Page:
Looking for a man? Take ‘dating leave’

Some Chinese companies are granting their single, thirty-something female employees additional “dating” leave during the Lunar New Year.
Some Chinese companies are granting their single, thirty-something female employees additional “dating” leave during the Lunar New Year.
Image: 123RF/xixinxing

Single, stressed at work and tired of your mother asking when you will find a man and get married?

Maybe you should move to China.

Two Chinese companies recently announced they were granting their single, 30-something women employees additional “dating” leave during the Lunar New Year, a celebration which started on February 5 and will end on Tuesday.

Online news site China Society reported on the notice issued by Hangzhou Songcheng Performance and Hangzhou Songcheng Tourism Management, the companies that operate popular theme park Song Dynasty Town in the city in the east of China.

On top of the traditional seven days of leave, employees will get an additional eight.

Hangzhou Songcheng performance human resources manager Huang Lei was quoted as saying: “Some female staff have less contact with the outside world.

“Therefore, we hope to give more leave to female staff to give them more time and opportunities to be in contact with the opposite sex.”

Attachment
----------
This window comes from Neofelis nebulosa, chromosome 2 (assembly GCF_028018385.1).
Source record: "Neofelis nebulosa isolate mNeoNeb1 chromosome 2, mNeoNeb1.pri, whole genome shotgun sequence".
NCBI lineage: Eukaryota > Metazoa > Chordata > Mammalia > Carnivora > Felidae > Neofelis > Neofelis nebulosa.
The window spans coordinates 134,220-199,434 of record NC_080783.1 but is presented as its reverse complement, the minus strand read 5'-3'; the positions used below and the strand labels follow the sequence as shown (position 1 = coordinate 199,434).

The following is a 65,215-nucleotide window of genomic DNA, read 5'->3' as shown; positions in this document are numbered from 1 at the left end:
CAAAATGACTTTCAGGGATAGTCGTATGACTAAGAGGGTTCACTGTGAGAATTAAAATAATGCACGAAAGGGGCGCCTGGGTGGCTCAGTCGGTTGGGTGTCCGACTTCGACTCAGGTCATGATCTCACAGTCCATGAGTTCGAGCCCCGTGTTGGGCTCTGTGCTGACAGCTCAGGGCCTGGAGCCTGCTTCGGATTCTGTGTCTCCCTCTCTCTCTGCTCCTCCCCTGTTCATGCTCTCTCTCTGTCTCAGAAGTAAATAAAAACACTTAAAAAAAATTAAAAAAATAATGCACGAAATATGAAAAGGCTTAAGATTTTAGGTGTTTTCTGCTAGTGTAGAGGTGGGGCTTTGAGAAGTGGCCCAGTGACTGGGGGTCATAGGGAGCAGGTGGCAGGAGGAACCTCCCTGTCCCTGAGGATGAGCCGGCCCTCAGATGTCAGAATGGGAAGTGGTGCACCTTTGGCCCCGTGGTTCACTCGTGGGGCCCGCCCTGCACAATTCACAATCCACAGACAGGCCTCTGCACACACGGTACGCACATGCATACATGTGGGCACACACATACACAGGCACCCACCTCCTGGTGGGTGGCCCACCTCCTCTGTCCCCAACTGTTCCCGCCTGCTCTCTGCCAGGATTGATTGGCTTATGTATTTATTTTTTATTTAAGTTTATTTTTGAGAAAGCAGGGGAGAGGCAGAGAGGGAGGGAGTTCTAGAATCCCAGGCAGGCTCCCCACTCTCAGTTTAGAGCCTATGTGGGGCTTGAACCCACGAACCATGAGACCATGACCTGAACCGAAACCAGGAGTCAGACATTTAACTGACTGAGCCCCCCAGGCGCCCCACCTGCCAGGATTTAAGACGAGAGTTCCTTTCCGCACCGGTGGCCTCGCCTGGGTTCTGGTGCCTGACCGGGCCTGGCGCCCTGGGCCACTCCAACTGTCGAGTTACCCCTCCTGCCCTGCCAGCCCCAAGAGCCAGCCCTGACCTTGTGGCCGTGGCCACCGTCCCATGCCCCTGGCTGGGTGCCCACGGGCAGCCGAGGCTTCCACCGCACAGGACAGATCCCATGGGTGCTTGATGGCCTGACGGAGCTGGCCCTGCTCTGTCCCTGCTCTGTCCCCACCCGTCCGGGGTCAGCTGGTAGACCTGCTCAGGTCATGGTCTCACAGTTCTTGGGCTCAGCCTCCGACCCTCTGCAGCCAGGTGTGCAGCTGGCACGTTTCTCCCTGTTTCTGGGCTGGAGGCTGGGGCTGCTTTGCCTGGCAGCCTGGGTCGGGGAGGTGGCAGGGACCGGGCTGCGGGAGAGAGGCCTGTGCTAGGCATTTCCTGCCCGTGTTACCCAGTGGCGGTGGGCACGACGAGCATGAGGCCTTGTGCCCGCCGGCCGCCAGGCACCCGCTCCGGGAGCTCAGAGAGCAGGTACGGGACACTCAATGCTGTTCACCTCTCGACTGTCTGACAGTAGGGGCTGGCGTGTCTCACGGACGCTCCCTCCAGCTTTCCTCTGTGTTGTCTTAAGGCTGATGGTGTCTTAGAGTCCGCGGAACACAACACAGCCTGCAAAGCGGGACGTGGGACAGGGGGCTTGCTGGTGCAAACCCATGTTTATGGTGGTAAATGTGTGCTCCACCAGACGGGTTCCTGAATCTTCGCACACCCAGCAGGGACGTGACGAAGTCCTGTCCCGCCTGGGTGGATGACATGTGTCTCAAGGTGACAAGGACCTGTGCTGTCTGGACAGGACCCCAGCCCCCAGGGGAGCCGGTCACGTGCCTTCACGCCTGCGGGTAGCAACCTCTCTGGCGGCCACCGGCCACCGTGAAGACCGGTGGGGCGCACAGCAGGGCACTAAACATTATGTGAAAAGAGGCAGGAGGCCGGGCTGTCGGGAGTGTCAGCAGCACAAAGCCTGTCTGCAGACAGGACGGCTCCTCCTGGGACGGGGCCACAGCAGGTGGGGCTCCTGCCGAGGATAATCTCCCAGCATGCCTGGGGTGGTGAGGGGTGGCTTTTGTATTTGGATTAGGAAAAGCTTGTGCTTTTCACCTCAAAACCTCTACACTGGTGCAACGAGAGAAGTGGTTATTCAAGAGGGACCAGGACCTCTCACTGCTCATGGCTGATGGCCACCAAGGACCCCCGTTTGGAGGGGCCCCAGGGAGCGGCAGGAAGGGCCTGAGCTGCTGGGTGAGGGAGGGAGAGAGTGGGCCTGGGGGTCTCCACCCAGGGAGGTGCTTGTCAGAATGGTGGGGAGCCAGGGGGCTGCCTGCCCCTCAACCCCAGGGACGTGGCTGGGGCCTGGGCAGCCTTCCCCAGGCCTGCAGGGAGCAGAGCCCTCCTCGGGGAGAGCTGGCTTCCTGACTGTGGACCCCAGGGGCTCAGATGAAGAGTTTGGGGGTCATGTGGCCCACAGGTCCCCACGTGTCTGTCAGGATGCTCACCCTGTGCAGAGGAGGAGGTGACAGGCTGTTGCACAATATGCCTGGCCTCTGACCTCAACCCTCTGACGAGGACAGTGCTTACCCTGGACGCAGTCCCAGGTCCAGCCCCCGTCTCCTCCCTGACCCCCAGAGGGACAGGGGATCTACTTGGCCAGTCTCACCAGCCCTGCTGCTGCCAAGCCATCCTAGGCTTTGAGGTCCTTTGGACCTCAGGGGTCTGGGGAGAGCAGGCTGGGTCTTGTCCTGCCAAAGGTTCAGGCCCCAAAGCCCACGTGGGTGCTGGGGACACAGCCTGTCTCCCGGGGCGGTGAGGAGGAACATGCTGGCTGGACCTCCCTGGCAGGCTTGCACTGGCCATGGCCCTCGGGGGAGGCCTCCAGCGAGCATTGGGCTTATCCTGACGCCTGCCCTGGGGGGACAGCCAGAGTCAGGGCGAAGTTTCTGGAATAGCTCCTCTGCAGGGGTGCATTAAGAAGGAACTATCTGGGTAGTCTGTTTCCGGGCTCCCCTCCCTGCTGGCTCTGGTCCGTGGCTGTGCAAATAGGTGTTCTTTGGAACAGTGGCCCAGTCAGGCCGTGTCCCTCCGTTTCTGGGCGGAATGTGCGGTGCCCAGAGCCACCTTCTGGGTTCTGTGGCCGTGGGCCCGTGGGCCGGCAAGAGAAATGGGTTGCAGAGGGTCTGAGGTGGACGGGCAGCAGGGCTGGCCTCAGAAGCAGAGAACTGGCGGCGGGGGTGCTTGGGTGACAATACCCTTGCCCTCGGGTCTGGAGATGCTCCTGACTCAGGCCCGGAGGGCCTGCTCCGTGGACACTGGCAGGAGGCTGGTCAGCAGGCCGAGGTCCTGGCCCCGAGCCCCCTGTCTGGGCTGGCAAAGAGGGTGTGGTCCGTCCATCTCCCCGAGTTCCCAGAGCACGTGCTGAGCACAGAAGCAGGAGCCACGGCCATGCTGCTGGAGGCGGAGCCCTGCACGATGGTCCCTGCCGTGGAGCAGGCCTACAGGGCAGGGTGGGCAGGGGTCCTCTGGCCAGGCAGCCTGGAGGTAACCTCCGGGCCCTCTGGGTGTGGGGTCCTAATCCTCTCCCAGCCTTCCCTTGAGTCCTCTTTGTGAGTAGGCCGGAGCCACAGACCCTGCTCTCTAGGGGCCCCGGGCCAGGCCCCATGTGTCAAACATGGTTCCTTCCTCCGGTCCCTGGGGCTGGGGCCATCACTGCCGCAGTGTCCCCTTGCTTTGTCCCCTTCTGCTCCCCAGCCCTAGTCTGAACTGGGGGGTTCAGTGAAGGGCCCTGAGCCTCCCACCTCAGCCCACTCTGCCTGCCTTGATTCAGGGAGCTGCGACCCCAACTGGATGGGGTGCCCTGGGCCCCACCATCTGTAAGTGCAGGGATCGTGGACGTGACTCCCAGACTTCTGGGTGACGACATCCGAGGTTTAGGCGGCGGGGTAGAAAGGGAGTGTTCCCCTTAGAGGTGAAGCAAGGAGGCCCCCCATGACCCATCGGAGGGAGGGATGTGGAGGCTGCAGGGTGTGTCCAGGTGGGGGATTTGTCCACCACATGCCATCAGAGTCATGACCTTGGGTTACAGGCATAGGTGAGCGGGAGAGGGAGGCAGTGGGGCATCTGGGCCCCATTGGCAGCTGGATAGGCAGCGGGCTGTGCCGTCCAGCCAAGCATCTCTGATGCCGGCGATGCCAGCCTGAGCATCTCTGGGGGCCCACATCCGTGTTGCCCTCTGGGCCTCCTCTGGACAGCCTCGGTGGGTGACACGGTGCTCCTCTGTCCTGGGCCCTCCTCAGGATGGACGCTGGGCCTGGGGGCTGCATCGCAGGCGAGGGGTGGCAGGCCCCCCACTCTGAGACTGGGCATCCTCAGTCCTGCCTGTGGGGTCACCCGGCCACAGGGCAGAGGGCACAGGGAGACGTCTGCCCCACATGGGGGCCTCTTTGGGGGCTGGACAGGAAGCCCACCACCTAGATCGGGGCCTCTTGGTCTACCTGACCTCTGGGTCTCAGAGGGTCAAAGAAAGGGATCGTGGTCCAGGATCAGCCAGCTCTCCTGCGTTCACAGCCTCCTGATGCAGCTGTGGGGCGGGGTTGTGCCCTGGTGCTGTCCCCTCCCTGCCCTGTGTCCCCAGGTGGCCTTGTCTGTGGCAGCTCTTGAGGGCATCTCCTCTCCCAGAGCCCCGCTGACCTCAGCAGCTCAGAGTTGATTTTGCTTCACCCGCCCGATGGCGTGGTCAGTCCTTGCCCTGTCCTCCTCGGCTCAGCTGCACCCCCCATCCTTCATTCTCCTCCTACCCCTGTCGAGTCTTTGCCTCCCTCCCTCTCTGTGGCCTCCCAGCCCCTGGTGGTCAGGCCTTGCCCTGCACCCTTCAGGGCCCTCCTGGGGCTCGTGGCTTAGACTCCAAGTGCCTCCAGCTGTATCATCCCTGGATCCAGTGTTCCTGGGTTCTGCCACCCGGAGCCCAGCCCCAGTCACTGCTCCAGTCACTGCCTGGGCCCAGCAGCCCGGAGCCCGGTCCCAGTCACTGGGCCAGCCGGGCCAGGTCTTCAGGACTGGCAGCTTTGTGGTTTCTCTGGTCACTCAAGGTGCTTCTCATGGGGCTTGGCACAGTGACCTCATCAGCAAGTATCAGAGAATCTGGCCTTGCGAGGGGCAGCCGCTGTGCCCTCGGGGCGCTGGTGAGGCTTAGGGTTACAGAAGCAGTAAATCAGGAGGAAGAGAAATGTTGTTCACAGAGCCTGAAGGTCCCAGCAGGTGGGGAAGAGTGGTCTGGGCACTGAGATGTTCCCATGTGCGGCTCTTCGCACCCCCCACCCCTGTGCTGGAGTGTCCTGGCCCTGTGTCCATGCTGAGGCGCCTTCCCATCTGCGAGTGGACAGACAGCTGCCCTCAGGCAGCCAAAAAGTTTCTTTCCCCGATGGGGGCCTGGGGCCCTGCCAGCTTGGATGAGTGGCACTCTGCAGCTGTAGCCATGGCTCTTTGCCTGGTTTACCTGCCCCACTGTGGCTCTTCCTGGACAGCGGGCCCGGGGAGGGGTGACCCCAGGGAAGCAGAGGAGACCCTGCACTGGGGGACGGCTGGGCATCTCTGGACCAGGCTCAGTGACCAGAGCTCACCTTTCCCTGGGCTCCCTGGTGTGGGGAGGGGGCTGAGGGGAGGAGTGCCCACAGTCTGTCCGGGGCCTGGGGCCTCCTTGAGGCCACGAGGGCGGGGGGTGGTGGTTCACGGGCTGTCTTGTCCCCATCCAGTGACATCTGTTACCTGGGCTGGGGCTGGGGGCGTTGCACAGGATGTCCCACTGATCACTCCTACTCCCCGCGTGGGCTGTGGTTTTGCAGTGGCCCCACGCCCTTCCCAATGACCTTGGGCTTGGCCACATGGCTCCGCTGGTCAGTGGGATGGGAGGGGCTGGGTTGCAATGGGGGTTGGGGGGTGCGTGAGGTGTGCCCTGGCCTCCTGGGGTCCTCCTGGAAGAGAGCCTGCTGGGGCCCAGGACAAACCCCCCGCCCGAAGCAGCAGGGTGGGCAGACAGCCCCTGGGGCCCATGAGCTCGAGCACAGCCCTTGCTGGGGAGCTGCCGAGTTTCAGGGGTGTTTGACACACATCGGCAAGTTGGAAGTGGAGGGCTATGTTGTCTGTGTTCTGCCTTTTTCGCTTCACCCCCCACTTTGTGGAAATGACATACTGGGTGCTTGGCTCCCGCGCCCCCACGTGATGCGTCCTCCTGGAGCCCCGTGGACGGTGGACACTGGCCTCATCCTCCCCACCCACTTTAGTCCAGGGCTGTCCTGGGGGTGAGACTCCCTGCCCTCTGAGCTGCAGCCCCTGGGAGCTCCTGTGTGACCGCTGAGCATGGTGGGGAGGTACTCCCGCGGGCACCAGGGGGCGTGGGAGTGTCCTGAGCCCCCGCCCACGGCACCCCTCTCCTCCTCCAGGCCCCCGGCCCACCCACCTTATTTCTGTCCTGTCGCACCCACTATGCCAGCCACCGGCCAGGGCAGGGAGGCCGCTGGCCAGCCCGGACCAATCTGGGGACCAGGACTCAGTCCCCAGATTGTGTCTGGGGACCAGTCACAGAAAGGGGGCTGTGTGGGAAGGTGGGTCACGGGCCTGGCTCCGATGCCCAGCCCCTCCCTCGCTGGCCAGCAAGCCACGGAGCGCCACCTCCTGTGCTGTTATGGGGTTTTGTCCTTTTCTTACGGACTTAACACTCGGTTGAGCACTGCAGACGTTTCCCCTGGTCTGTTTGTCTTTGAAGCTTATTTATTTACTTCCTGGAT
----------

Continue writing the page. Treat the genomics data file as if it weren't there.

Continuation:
A Chinese primary school has also said it would give single, and married but childless, teachers two half-days of “love leave” every month.

While this might seem strange, in China single women over 30 are seen as “leftover women” who have lost their appeal and are no longer considered marriage material.

It seems the government is also concerned about the country’s low birth rate.

After nearly 40 years of the notorious one-child policy, it relaxed the restriction in 2016, allowing for two children.

Despite this attempt to address the problem of an ageing and shrinking workforce, it seems younger couples are still opting to have only one child, or no children, due to the high cost of housing and education, and discrimination against women who have two children by companies that do not want to pay maternity leave.

This had led to speculation that the government might scrap limits on the number of children couples could have completely, The Guardian reported in 2018.

Apparently the decision by the two Chinese companies to grant their single women employees additional leave was welcomed, but the critical question remains: if the single, men employees are not also being granted leave, who will the single women be meeting?

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